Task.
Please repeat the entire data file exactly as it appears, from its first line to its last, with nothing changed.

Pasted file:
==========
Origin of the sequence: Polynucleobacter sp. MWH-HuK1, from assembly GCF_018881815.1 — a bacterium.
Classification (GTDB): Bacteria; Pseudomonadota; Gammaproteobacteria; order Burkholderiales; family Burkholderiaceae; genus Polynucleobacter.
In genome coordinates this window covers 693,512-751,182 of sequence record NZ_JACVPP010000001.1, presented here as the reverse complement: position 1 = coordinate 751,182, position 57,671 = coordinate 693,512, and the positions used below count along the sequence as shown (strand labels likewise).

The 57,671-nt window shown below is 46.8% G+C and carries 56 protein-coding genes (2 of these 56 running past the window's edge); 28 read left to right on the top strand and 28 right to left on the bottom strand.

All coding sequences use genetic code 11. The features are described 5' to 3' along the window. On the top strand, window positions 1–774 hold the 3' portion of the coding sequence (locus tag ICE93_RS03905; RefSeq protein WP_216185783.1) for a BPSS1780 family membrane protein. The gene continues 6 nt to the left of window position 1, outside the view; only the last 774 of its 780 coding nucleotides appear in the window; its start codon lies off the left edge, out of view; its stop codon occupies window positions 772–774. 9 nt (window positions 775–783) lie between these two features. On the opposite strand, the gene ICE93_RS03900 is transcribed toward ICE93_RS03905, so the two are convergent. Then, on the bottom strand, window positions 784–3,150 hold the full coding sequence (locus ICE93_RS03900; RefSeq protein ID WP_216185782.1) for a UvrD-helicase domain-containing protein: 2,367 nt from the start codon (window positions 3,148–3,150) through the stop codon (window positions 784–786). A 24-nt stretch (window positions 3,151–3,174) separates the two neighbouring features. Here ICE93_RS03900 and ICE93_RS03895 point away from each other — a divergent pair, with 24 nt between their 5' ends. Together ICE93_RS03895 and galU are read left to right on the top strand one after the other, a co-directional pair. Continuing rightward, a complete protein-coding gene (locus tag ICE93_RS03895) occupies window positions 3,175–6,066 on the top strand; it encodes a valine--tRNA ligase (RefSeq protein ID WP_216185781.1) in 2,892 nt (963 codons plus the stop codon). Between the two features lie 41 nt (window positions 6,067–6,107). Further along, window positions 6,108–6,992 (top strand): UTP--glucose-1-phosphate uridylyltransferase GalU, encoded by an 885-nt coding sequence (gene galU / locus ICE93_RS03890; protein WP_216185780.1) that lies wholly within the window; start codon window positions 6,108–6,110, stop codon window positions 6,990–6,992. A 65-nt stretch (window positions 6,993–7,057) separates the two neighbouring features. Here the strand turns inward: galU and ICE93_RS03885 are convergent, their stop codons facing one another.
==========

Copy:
Origin of the sequence: Polynucleobacter sp. MWH-HuK1, from assembly GCF_018881815.1 — a bacterium.
Classification (GTDB): Bacteria; Pseudomonadota; Gammaproteobacteria; order Burkholderiales; family Burkholderiaceae; genus Polynucleobacter.
In genome coordinates this window covers 693,512-751,182 of sequence record NZ_JACVPP010000001.1, presented here as the reverse complement: position 1 = coordinate 751,182, position 57,671 = coordinate 693,512, and the positions used below count along the sequence as shown (strand labels likewise).

The 57,671-nt window shown below is 46.8% G+C and carries 56 protein-coding genes (2 of these 56 running past the window's edge); 28 read left to right on the top strand and 28 right to left on the bottom strand.

All coding sequences use genetic code 11. The features are described 5' to 3' along the window. On the top strand, window positions 1–774 hold the 3' portion of the coding sequence (locus tag ICE93_RS03905; RefSeq protein WP_216185783.1) for a BPSS1780 family membrane protein. The gene continues 6 nt to the left of window position 1, outside the view; only the last 774 of its 780 coding nucleotides appear in the window; its start codon lies off the left edge, out of view; its stop codon occupies window positions 772–774. 9 nt (window positions 775–783) lie between these two features. On the opposite strand, the gene ICE93_RS03900 is transcribed toward ICE93_RS03905, so the two are convergent. Then, on the bottom strand, window positions 784–3,150 hold the full coding sequence (locus ICE93_RS03900; RefSeq protein ID WP_216185782.1) for a UvrD-helicase domain-containing protein: 2,367 nt from the start codon (window positions 3,148–3,150) through the stop codon (window positions 784–786). A 24-nt stretch (window positions 3,151–3,174) separates the two neighbouring features. Here ICE93_RS03900 and ICE93_RS03895 point away from each other — a divergent pair, with 24 nt between their 5' ends. Together ICE93_RS03895 and galU are read left to right on the top strand one after the other, a co-directional pair. Continuing rightward, a complete protein-coding gene (locus tag ICE93_RS03895) occupies window positions 3,175–6,066 on the top strand; it encodes a valine--tRNA ligase (RefSeq protein ID WP_216185781.1) in 2,892 nt (963 codons plus the stop codon). Between the two features lie 41 nt (window positions 6,067–6,107). Further along, window positions 6,108–6,992 (top strand): UTP--glucose-1-phosphate uridylyltransferase GalU, encoded by an 885-nt coding sequence (gene galU / locus ICE93_RS03890; protein WP_216185780.1) that lies wholly within the window; start codon window positions 6,108–6,110, stop codon window positions 6,990–6,992. A 65-nt stretch (window positions 6,993–7,057) separates the two neighbouring features. Here the strand turns inward: galU and ICE93_RS03885 are convergent, their stop codons facing one another.